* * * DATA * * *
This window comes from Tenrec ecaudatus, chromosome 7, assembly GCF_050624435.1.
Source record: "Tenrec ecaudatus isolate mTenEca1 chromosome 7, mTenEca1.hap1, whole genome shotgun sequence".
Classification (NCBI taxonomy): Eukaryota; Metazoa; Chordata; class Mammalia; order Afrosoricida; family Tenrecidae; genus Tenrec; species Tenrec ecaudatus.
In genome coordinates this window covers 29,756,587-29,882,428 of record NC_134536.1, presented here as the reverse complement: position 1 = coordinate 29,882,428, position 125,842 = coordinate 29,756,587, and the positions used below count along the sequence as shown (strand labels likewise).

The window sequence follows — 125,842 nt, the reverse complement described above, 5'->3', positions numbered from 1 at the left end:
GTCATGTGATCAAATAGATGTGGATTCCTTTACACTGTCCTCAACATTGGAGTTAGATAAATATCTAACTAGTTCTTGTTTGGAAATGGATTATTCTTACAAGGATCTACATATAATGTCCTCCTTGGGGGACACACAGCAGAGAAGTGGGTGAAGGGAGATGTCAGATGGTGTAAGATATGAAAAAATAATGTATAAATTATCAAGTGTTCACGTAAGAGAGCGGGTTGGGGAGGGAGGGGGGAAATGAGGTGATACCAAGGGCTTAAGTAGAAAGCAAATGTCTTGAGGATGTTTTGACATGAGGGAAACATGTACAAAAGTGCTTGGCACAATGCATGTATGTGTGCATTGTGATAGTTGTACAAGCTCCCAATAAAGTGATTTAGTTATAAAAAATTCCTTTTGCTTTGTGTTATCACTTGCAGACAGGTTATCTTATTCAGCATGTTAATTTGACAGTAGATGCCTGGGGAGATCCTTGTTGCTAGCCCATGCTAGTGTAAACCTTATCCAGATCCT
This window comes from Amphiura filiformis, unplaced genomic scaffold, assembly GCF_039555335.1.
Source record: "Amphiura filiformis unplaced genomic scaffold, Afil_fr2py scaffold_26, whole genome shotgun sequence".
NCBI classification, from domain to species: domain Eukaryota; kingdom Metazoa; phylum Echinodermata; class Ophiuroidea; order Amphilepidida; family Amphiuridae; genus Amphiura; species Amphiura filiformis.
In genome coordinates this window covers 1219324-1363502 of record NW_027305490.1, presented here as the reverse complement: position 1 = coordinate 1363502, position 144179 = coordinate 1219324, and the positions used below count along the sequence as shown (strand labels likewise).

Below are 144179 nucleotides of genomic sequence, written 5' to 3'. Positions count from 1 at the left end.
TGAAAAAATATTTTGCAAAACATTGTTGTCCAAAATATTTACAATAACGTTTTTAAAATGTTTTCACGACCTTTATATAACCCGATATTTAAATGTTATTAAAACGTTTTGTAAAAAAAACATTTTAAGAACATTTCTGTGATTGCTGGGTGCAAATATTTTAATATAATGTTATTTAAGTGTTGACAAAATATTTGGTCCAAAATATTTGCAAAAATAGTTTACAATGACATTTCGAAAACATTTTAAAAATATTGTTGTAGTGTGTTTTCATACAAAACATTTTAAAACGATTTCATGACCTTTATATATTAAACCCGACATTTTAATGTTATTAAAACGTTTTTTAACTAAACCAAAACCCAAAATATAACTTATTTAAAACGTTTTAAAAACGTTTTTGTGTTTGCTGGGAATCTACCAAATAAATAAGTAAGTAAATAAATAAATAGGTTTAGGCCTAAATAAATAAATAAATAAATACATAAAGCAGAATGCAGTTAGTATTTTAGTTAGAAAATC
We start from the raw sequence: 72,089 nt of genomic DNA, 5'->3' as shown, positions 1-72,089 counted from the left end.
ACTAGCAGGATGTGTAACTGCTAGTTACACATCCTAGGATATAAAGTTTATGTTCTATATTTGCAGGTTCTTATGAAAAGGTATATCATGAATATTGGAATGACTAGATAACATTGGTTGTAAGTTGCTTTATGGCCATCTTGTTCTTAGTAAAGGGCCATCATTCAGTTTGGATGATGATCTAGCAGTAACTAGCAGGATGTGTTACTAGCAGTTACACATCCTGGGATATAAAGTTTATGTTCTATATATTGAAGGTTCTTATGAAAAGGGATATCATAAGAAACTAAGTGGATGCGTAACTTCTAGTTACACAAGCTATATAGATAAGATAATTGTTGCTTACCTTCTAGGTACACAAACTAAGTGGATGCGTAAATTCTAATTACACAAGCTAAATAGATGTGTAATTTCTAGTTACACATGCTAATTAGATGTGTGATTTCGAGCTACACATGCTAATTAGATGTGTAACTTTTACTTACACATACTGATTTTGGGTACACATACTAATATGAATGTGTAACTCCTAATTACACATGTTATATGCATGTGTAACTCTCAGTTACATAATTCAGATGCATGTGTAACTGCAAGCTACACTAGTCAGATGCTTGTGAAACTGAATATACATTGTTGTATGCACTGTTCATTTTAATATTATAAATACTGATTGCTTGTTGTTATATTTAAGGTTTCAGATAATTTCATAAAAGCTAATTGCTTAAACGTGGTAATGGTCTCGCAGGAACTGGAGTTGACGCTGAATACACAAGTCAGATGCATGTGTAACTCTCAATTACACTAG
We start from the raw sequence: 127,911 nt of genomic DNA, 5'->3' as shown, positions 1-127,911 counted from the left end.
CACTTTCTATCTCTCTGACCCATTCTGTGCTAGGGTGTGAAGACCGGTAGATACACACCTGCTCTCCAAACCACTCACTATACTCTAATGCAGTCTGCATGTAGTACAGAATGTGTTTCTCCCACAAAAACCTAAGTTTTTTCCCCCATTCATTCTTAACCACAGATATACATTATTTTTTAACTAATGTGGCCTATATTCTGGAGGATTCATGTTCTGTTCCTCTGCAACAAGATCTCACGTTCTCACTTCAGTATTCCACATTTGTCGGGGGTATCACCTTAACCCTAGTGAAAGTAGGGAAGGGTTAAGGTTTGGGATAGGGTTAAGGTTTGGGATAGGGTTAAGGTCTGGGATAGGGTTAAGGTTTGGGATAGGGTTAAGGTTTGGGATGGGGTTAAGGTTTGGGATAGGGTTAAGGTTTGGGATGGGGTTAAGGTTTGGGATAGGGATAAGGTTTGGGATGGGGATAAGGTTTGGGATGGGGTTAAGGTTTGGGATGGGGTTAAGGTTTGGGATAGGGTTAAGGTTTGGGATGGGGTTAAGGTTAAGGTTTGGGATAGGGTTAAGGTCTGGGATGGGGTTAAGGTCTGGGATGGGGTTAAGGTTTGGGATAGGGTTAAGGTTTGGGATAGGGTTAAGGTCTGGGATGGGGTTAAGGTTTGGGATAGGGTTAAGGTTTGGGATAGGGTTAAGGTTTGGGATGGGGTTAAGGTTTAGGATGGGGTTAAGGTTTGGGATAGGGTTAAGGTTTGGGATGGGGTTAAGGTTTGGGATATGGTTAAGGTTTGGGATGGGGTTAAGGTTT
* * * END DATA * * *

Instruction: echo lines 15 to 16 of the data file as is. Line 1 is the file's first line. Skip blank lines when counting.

We start from the raw sequence: 127,911 nt of genomic DNA, 5'->3' as shown, positions 1-127,911 counted from the left end.
CACTTTCTATCTCTCTGACCCATTCTGTGCTAGGGTGTGAAGACCGGTAGATACACACCTGCTCTCCAAACCACTCACTATACTCTAATGCAGTCTGCATGTAGTACAGAATGTGTTTCTCCCACAAAAACCTAAGTTTTTTCCCCCATTCATTCTTAACCACAGATATACATTATTTTTTAACTAATGTGGCCTATATTCTGGAGGATTCATGTTCTGTTCCTCTGCAACAAGATCTCACGTTCTCACTTCAGTATTCCACATTTGTCGGGGGTATCACCTTAACCCTAGTGAAAGTAGGGAAGGGTTAAGGTTTGGGATAGGGTTAAGGTTTGGGATAGGGTTAAGGTCTGGGATAGGGTTAAGGTTTGGGATAGGGTTAAGGTTTGGGATGGGGTTAAGGTTTGGGATAGGGTTAAGGTTTGGGATGGGGTTAAGGTTTGGGATAGGGATAAGGTTTGGGATGGGGATAAGGTTTGGGATGGGGTTAAGGTTTGGGATGGGGTTAAGGTTTGGGATAGGGTTAAGGTTTGGGATGGGGTTAAGGTTAAGGTTTGGGATAGGGTTAAGGTCTGGGATGGGGTTAAGGTCTGGGATGGGGTTAAGGTTTGGGATAGGGTTAAGGTTTGGGATAGGGTTAAGGTCTGGGATGGGGTTAAGGTTTGGGATAGGGTTAAGGTTTGGGATAGGGTTAAGGTTTGGGATGGGGTTAAGGTTTAGGATGGGGTTAAGGTTTGGGATAGGGTTAAGGTTTGGGATGGGGTTAAGGTTTGGGATATGGTTAAGGTTTGGGATGGGGTTAAGGTTT